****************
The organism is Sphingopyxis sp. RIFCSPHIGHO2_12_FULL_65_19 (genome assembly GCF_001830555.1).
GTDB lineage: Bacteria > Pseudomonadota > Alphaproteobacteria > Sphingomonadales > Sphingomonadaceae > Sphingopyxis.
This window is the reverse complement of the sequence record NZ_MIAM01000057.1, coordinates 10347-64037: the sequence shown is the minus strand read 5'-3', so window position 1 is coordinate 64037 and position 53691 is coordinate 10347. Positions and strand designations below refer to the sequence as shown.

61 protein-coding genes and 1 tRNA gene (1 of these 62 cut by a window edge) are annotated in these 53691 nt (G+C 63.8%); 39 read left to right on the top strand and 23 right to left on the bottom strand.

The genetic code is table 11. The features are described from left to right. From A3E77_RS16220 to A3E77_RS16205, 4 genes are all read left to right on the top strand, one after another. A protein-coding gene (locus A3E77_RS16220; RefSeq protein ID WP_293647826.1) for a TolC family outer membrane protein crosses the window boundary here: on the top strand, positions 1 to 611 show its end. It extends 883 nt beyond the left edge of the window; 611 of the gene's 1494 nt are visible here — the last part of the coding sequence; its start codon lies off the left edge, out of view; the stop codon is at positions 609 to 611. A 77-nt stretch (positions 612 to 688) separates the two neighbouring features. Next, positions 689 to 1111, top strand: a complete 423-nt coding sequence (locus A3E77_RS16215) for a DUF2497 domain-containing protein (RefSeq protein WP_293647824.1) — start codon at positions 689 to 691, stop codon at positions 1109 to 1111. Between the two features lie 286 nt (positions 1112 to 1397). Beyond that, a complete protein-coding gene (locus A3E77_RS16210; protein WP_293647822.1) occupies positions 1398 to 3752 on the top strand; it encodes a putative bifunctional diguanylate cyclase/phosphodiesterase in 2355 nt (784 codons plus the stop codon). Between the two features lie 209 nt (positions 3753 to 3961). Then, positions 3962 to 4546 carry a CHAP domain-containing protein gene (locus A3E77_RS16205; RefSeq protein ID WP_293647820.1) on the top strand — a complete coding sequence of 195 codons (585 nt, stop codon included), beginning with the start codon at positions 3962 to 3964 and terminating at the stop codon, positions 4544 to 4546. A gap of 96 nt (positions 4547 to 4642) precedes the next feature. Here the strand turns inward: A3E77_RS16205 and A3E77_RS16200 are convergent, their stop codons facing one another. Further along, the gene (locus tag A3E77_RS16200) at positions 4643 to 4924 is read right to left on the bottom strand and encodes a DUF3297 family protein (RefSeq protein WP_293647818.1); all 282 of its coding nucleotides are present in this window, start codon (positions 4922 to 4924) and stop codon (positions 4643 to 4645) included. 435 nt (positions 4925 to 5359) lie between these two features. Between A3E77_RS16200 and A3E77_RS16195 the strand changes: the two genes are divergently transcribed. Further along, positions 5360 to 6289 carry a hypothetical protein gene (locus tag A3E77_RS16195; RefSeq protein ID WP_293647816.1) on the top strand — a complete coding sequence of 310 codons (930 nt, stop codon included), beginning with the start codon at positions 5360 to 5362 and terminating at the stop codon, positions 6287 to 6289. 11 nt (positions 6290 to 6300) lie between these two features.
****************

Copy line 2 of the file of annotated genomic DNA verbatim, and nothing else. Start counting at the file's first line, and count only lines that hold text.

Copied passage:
GTDB lineage: Bacteria > Pseudomonadota > Alphaproteobacteria > Sphingomonadales > Sphingomonadaceae > Sphingopyxis.